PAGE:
Dancers sue strip club over wages
Five dancers at a Grand Junction strip club say in a federal lawsuit they should be treated as employees.
The owner of Fantasy Gentlemen’s Club said the lawsuit looks more like a money grab than a legal dispute.
The lawsuit amounts to a warning shot to the adult entertainment industry, said Denver attorney Mari Newman, who said she expects more plaintiffs to join the class-action suit she filed against the club.
Fantasy’s treatment of its dancers is “illegal, but not unique,” and the legal action is intended to “send a message to the adult entertainment industry” that it can’t treat its performers as independent contractors and must treat them as employees, Newman said Tuesday.
“What this case highlights is that the adult-entertainment industry thinks it can exploit certain categories of workers because they’re vulnerable,” Newman said.
The arrangement between Fantasy and its dancers is nothing unusual, Fantasy owner Kevin Eardley said.
“I went off all the other gentlemen’s clubs in Colorado” in establishing the relationship between the business and performers, Eardley said.
Most of the dancers at Fantasy have worked at other clubs and each signs a lease in order to perform, Eardley said, noting that the employment status of performers is a “hot topic” in the adult-entertainment industry.
Eardley and Newman offered competing comparisons for the relationship between performers and the house.
Newman likened it to a server at a restaurant who receives minimum wage and can earn overtime wages and other benefits.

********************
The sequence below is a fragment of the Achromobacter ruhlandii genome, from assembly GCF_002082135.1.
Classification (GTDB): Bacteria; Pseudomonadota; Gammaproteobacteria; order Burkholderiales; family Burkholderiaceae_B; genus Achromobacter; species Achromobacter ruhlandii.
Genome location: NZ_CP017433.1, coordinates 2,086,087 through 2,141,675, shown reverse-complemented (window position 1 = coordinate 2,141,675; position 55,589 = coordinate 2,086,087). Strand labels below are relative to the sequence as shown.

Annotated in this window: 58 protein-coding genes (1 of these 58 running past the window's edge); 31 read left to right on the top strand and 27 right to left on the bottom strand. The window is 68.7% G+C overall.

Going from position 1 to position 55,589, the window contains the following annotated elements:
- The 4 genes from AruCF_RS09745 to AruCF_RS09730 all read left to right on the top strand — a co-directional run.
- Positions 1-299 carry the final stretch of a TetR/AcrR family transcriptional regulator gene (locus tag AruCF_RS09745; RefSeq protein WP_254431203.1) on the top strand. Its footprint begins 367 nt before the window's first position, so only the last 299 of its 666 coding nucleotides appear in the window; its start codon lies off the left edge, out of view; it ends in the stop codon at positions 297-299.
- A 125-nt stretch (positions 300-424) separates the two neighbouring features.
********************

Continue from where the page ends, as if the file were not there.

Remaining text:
Eardley said the relationship is similar that of a stylist in a salon who leases an area and works independently.
The dancers, he said, lease a stage knowing the workings of the system.
“These girls make $300 to $800 a night and sometimes quite a bit more than that,” Eardley said. The plaintiffs in the lawsuit are “just looking for some free money,” he said.
Eardley and Fantasy “have and continue to unjustly and illegally enrich themselves at these employees’ expense,” denying the performers minimum wages, overtime and their full tips, the lawsuit says.
Dancers are expected to pay 7 percent of their tips each to disc jockeys and security, according to the complaint, which features photographs of various house rules.
Dancers are under strict rules that prohibit them from trading shifts, leaving early, canceling shifts because of illness or leaving early because of a lack of business.
Fines levied by Fantasy for rules violations amount to illegal kickbacks, according to the suit. Dancers who have worked at Fantasy at any time during the last three years could join the suit.
Plaintiffs named in the suit are performers Jessica Mason, Michelle Cross, Allison Stebbing and Jamie Tencza, and Newman said she expected many more to join the suit, which arose under the Fair Labor Standards Act. Dancers don’t use their lawful names, Eardley said, noting that he was surprised to be sued by his own performers.
No hearings have been scheduled in the case.